World Cup 2018 Moscow

Russia 2018 – it’s now or never!

With the World Cup 2018 in Russia is only a matter of days away, what can everybody look forward to, and how do you make the most of what is largely regarded as the greatest sporting event on the planet? Information is everywhere yet there still appears to be some confusion as to exactly what’s going on in terms of seeing games in the flesh.

Q – Can I still get my hands on a ticket?

A – Tickets sold out a long time ago; if you haven’t got one now, you’ve missed the bus I’m afraid.

Q – But I’ve seen some being offered for sale on social media?

A – Sure, this happens before every tournament as people who bought tickets early on have changed their plans, or simply want to sell the tickets on at a profit. But in addition to your ticket, you won’t be admitted into the stadium unless you have accompanying Fan ID.

Q – What is Fan ID?

A – The clue is in the name, it’s personalized identification issue to each fan to allow access to the stadium, together with your match ticket. Fan ID is issued by the Russian authorities free of charge.

Q – This is something new – what’s the point?

A – For starters it allows foreign fans visa-free entry into Russia for the duration of the tournament, as well as other benefits such as some free transport to host cities and on match days. It’s also a measure against ticket touting (scalping), to prevent the standard scenario of true fans having to pay over the odds for tickets on resale websites.

Q – How do I get a Fan ID?

A – You must purchase a ticket from FIFA directly, or via one of their approved outlets, such as your country’s official fan club (which links back to the FIFA website anyway). Once confirmed, you will be issued with a number which allows you to apply for Fan ID – a process which is relatively straightforward. However, if you’ve left it this late you’re cutting things very fine, and you cannot just buy a ticket off the internet and then try to apply for Fan ID retrospectively.

Q – So I can’t just rock up to the stadium with a ticket given to me by a friend whose friend can’t make it?

A – Not unless you have a Fan ID, no. In theory you could borrow one from someone whose photo looks a bit like you (& you might get away with it if the match day stewards don’t look too closely) but you’re risking being denied entry.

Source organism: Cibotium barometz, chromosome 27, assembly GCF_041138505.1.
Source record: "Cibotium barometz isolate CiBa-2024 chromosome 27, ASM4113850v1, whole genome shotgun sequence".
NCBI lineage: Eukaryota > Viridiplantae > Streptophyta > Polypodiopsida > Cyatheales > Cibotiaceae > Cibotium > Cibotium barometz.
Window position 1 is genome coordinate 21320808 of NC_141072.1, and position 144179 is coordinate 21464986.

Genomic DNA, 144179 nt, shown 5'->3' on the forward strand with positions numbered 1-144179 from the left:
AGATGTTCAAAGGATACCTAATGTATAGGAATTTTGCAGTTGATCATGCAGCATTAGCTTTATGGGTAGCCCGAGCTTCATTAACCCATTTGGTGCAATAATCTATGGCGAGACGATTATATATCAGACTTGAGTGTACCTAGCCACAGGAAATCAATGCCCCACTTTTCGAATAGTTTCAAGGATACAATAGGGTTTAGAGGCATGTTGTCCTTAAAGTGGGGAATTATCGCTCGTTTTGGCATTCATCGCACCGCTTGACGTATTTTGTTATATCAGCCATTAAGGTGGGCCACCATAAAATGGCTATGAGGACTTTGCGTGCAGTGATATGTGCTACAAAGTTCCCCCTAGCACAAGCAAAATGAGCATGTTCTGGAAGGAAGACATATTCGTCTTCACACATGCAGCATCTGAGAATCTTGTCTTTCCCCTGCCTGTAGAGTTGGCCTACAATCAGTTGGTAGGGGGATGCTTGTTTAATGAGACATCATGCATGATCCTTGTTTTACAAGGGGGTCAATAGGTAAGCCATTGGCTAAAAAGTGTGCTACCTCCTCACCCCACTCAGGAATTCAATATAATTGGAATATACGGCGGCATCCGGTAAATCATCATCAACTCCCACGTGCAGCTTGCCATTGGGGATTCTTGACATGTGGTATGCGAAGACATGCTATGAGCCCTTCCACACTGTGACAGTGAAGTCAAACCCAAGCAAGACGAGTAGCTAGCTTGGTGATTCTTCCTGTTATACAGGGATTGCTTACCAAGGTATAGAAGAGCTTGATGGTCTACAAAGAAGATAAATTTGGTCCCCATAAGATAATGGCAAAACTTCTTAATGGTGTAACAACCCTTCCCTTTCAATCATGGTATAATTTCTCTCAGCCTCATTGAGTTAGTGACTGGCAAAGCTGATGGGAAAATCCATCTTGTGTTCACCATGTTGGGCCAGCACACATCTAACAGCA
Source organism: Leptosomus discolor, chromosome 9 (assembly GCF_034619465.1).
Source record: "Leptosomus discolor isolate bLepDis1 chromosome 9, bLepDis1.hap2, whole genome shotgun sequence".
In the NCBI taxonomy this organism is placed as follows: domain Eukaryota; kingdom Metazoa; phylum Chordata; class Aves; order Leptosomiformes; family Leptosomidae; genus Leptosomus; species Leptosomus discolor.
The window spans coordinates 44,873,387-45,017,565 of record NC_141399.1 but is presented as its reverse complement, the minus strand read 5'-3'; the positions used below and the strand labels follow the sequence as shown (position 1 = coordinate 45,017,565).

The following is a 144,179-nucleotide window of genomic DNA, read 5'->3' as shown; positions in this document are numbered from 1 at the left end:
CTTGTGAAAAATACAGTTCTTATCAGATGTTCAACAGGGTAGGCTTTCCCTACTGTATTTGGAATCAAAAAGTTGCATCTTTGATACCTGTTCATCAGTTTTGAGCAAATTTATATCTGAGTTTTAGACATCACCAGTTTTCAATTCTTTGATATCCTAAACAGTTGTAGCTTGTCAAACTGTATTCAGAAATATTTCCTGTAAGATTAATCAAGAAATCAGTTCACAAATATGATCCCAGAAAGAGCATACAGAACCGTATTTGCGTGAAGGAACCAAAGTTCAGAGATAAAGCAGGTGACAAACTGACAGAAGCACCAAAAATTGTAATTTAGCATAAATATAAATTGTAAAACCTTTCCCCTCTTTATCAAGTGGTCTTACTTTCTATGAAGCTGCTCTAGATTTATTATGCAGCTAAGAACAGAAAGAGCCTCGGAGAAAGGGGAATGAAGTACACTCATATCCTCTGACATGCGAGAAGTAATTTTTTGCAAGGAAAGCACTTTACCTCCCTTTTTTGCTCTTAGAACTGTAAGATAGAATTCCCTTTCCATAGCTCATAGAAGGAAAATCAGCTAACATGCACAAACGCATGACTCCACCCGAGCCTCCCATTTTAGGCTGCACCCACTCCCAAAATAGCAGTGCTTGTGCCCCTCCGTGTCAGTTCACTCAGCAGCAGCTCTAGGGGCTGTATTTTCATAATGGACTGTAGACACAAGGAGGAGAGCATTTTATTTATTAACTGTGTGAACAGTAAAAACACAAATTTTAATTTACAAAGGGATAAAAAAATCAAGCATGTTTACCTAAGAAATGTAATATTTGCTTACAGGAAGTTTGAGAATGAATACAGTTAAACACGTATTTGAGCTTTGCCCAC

Q – I already have a Fan ID and have been offered a ticket to another match; can I get in?

A – Yes, you can

Q – So tickets aren’t formally linked to Fan ID?

A – Correct, despite the authorities trying to convince you otherwise (turns out that FIFA & The Russian Authorities weren’t willing to full share information with each other).

Q – OK, so if I can’t actually get to see a game, what’s the next best alternative?

A – There’ll be no escaping the tournament; for starters each of the 11 host cities as dedicated Fan Zones where supports can congregate to watch games (there will be up to 3 matches played per day to begin with), and every bar & restaurant in the country will want to be a part of the action. Sports bars are your best bet although these are likely to be packed out, but it’s unlikely that you’ll find even a café that isn’t screening live action. Worst case you can stock your fridge up on beers, order a pizza and watch the football at home with friends as all the matches will be should on terrestrial television, as well as foreign channels. There’ll be no getting away from it, as after the games there’ll be the highlights, and post-match reaction from players, the manager, commentators and even from the fans themselves.

Q – How are the preparations going for the tournament itself?

A – So far so good, it seems. The Russian authorities have been pulling out all the stops to ensure that this goes according to plan. Russia is on show to the world and they will want this one to go off smoothly, virtually at any cost.

Q – I don’t like football – any advice?

A – Sure, take a vacation to a remote part of Russia (there are lots), where there is no internet access, or just out to the dacha and turn the TV off. Or abroad to a country which isn’t interested in football, but there aren’t many of those nowadays.